Over the last three weeks, we here at the Sporting Brews have covering the 2006 season for the Yankees in our 12 9 ½ Questions Facing the Yankees. They came together well individually, but now it’s time to knead the dough and see what comes out of the oven.

The implicit prediction in Question 1 was that we can’t determine whether Randy’s back will hold up, but it seems his stats are progressing along a logical path, and that he’ll continue along a similar path as 2005. Chances are, his age will hinder him from returning to dominance, though he shouldn’t be all bad barring injury. Another 17 win performance could be what we see.

Then there’s Moose, whose inconsistency has us all worried. Basically, he’s a No. 3 starter pitching in the two slot, which is never encouraging, especially for a team with lofty aspirations like the Yanks. And now he’s looking for a contract extension. Listen, Moose, you pitch like you did in 2001 and 2003, and we’ll have grounds for negotiations. Otherwise, just sit back and let Wang develop into the No. 2 starter.

Speaking of Wang, we’ve also determined that we can expect one of him, Chacon, and Wang to flourish, while the other will likely be an adequate No. 5 starter. This will come in handy when Carl Pavano and Jaret Wright inevitably hit the DL, though Sean Henn could factor into that equation as well. Hopefully, Scott Erickson will have no part in these escapades. I appreciate the team giving him a minor league contract, but let’s be serious about this. No one expects Erickson will factor in at all.

Out in the bullpen, we’ve determined that the new crew will outperform the Gordon/Sturtze/Quantrill tandem, but only if Joe utilizes better bullpen management. As a unit, the bullpen is stronger than last year, though the guys right before Mo might not be a vast improvement. Joe Kerrigan will play an integral role here, as he’ll keep these guys loose and hopefully be in Joe’s ear about getting all of them into games on a semi-regular basis. To have another Felix Rodriguez this year would be a shame, a waste, and probably detrimental in the long run.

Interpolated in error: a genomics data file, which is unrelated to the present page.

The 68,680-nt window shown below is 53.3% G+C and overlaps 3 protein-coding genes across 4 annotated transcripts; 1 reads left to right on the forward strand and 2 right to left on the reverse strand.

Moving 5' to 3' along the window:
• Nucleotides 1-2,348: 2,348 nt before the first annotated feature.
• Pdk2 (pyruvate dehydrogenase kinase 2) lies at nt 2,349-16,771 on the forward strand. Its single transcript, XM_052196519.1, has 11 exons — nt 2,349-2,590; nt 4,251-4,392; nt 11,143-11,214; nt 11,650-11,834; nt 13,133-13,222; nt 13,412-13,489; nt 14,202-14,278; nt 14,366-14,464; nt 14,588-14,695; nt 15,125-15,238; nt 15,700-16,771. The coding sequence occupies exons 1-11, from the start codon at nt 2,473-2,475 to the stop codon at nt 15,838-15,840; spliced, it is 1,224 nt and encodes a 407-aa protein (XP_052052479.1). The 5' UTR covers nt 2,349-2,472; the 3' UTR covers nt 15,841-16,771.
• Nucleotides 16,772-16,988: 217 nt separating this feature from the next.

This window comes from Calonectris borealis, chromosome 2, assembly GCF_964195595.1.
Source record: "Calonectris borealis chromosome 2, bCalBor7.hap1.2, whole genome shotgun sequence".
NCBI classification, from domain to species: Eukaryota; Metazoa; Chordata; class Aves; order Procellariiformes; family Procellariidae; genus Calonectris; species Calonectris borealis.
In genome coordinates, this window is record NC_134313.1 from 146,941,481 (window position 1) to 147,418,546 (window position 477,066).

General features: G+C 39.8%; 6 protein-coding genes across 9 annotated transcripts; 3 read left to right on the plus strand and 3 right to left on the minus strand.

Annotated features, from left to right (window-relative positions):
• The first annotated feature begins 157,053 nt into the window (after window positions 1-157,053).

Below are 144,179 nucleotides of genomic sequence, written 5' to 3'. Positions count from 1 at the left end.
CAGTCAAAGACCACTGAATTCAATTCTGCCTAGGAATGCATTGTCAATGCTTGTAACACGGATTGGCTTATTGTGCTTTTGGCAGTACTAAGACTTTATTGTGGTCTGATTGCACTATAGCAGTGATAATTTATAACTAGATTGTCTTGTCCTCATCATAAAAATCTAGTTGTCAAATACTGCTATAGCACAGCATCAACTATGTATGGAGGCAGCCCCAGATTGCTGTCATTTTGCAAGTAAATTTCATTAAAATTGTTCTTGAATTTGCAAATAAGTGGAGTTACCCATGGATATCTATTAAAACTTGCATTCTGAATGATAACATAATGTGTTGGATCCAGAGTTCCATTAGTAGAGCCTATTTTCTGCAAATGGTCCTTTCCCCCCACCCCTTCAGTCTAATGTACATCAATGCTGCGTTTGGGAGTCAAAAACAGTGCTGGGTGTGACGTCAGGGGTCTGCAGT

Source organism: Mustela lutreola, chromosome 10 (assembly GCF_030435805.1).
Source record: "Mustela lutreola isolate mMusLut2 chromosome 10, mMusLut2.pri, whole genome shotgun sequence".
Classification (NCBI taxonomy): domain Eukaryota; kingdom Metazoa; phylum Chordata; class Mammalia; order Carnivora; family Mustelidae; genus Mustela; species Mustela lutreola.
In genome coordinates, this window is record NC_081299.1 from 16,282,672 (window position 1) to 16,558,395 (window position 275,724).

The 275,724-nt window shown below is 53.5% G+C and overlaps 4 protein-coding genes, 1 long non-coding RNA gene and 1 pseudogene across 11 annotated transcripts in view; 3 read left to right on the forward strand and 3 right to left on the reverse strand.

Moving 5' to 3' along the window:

We’ve determined that A-Rod will be A-Rod, but Sheffield is a huge question mark. His numbers have been in a steady decline, and it doesn’t really look to be improving this year. My best assessment is that if he continues this streak, Cashman will be seeking help in right field come June or July, and Sheff will be moved to DH. Sorry, Bern, but it may be the only way to get some pop back into his bat.

Jeter’s defense isn’t that bad, Johnny Damon’s isn’t that good but it’s better than Bernie’s. That’s fine and good, but the beyond the starting outfielders, there isn’t much to choose from. This is bad for Sheff, since he won’t be able to get out of right field.

A note on Sheff in right, by the way. I know this is a divided camp; some believe he really doesn’t hurt the team out there, citing his cannon arm and the fact that he doesn’t kill us. But he is aging, and I just have a feeling that he’s much better suited as a DH this season. Especially in the summer months. But I’m confident that Cash will find a solution should that become a problem.

So, when it all comes down to it, we’re looking at what should be a comparable year to last. Another 95 win season wouldn’t bother me at all…so long as Boston or Toronto don’t win 96.

Since my power went out for three hours, I’m just about ready to wrap up Sans Stats for the week. Until next week, when position players will have reported.